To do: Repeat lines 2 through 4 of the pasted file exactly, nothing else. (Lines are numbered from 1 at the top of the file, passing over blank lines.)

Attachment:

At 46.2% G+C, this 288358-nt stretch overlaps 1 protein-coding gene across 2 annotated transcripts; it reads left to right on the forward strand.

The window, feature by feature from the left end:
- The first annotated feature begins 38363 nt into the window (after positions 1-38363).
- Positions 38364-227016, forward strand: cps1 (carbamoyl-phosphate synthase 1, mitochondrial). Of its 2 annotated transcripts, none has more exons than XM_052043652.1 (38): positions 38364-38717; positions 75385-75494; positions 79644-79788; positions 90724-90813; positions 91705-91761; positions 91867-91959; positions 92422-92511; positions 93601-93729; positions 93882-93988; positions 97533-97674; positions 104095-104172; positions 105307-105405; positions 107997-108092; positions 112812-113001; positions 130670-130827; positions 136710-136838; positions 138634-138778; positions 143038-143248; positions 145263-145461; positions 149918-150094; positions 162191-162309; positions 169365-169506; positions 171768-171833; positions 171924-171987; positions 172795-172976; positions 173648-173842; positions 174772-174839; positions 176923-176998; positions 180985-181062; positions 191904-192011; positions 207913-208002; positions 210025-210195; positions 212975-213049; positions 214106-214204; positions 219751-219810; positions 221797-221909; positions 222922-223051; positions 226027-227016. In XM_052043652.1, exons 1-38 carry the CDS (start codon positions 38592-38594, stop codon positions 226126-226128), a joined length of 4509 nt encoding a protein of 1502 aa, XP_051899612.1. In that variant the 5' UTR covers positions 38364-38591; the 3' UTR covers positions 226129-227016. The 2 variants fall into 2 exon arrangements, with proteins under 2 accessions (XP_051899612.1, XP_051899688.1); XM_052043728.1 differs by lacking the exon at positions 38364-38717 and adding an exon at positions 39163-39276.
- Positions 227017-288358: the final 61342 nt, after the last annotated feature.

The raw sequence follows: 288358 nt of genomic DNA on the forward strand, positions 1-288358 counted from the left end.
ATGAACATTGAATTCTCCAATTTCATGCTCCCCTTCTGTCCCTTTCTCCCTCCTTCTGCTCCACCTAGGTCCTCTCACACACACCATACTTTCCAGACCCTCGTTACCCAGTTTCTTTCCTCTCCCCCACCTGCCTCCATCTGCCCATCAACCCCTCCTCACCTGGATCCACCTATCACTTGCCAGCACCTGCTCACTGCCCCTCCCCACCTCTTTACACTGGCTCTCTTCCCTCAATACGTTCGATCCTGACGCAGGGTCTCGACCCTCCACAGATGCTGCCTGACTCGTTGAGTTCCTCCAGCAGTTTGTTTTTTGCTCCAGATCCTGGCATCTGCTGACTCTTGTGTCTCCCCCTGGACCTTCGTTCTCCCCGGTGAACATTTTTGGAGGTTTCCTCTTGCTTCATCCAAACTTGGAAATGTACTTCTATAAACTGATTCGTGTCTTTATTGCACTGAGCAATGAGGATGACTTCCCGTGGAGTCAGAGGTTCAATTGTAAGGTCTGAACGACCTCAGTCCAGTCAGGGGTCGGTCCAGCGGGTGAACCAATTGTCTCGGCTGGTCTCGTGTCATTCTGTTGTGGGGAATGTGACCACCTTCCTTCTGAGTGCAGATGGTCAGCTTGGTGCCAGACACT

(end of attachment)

The window, feature by feature from the left end:
- The first annotated feature begins 38363 nt into the window (after positions 1-38363).
- Positions 38364-227016, forward strand: cps1 (carbamoyl-phosphate synthase 1, mitochondrial). Of its 2 annotated transcripts, none has more exons than XM_052043652.1 (38): positions 38364-38717; positions 75385-75494; positions 79644-79788; positions 90724-90813; positions 91705-91761; positions 91867-91959; positions 92422-92511; positions 93601-93729; positions 93882-93988; positions 97533-97674; positions 104095-104172; positions 105307-105405; positions 107997-108092; positions 112812-113001; positions 130670-130827; positions 136710-136838; positions 138634-138778; positions 143038-143248; positions 145263-145461; positions 149918-150094; positions 162191-162309; positions 169365-169506; positions 171768-171833; positions 171924-171987; positions 172795-172976; positions 173648-173842; positions 174772-174839; positions 176923-176998; positions 180985-181062; positions 191904-192011; positions 207913-208002; positions 210025-210195; positions 212975-213049; positions 214106-214204; positions 219751-219810; positions 221797-221909; positions 222922-223051; positions 226027-227016. In XM_052043652.1, exons 1-38 carry the CDS (start codon positions 38592-38594, stop codon positions 226126-226128), a joined length of 4509 nt encoding a protein of 1502 aa, XP_051899612.1. In that variant the 5' UTR covers positions 38364-38591; the 3' UTR covers positions 226129-227016. The 2 variants fall into 2 exon arrangements, with proteins under 2 accessions (XP_051899612.1, XP_051899688.1); XM_052043728.1 differs by lacking the exon at positions 38364-38717 and adding an exon at positions 39163-39276.